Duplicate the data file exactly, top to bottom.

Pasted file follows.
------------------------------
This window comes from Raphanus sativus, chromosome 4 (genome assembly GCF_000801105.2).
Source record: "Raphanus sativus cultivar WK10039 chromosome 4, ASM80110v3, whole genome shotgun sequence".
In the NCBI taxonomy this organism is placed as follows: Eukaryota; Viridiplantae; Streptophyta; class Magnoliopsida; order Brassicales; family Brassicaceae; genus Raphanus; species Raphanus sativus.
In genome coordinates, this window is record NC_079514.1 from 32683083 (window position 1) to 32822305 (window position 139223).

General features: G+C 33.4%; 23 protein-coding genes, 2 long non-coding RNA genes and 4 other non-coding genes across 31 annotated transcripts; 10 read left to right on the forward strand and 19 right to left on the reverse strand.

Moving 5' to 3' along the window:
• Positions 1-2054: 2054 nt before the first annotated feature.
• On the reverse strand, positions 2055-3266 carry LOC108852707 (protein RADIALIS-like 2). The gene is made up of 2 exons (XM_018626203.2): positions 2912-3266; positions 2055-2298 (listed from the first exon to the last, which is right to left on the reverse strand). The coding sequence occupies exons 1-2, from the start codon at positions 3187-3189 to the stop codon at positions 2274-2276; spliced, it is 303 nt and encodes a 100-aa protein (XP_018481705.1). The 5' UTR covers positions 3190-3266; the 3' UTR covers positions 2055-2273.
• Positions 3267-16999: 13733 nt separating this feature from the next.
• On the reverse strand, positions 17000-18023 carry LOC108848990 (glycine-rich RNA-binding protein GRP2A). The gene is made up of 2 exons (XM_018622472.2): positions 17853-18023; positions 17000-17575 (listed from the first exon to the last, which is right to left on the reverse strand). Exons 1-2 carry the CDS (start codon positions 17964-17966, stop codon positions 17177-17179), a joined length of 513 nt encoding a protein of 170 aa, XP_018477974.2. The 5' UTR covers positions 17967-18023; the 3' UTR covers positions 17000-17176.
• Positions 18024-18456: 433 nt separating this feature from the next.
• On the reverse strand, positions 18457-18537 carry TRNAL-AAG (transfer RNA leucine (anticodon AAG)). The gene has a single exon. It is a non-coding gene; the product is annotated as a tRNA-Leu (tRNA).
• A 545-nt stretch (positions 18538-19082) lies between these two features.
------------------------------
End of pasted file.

This window comes from Raphanus sativus, chromosome 4 (genome assembly GCF_000801105.2).
Source record: "Raphanus sativus cultivar WK10039 chromosome 4, ASM80110v3, whole genome shotgun sequence".
In the NCBI taxonomy this organism is placed as follows: Eukaryota; Viridiplantae; Streptophyta; class Magnoliopsida; order Brassicales; family Brassicaceae; genus Raphanus; species Raphanus sativus.
In genome coordinates, this window is record NC_079514.1 from 32683083 (window position 1) to 32822305 (window position 139223).

General features: G+C 33.4%; 23 protein-coding genes, 2 long non-coding RNA genes and 4 other non-coding genes across 31 annotated transcripts; 10 read left to right on the forward strand and 19 right to left on the reverse strand.

Moving 5' to 3' along the window:
• Positions 1-2054: 2054 nt before the first annotated feature.
• On the reverse strand, positions 2055-3266 carry LOC108852707 (protein RADIALIS-like 2). The gene is made up of 2 exons (XM_018626203.2): positions 2912-3266; positions 2055-2298 (listed from the first exon to the last, which is right to left on the reverse strand). The coding sequence occupies exons 1-2, from the start codon at positions 3187-3189 to the stop codon at positions 2274-2276; spliced, it is 303 nt and encodes a 100-aa protein (XP_018481705.1). The 5' UTR covers positions 3190-3266; the 3' UTR covers positions 2055-2273.
• Positions 3267-16999: 13733 nt separating this feature from the next.
• On the reverse strand, positions 17000-18023 carry LOC108848990 (glycine-rich RNA-binding protein GRP2A). The gene is made up of 2 exons (XM_018622472.2): positions 17853-18023; positions 17000-17575 (listed from the first exon to the last, which is right to left on the reverse strand). Exons 1-2 carry the CDS (start codon positions 17964-17966, stop codon positions 17177-17179), a joined length of 513 nt encoding a protein of 170 aa, XP_018477974.2. The 5' UTR covers positions 17967-18023; the 3' UTR covers positions 17000-17176.
• Positions 18024-18456: 433 nt separating this feature from the next.
• On the reverse strand, positions 18457-18537 carry TRNAL-AAG (transfer RNA leucine (anticodon AAG)). The gene has a single exon. It is a non-coding gene; the product is annotated as a tRNA-Leu (tRNA).
• A 545-nt stretch (positions 18538-19082) lies between these two features.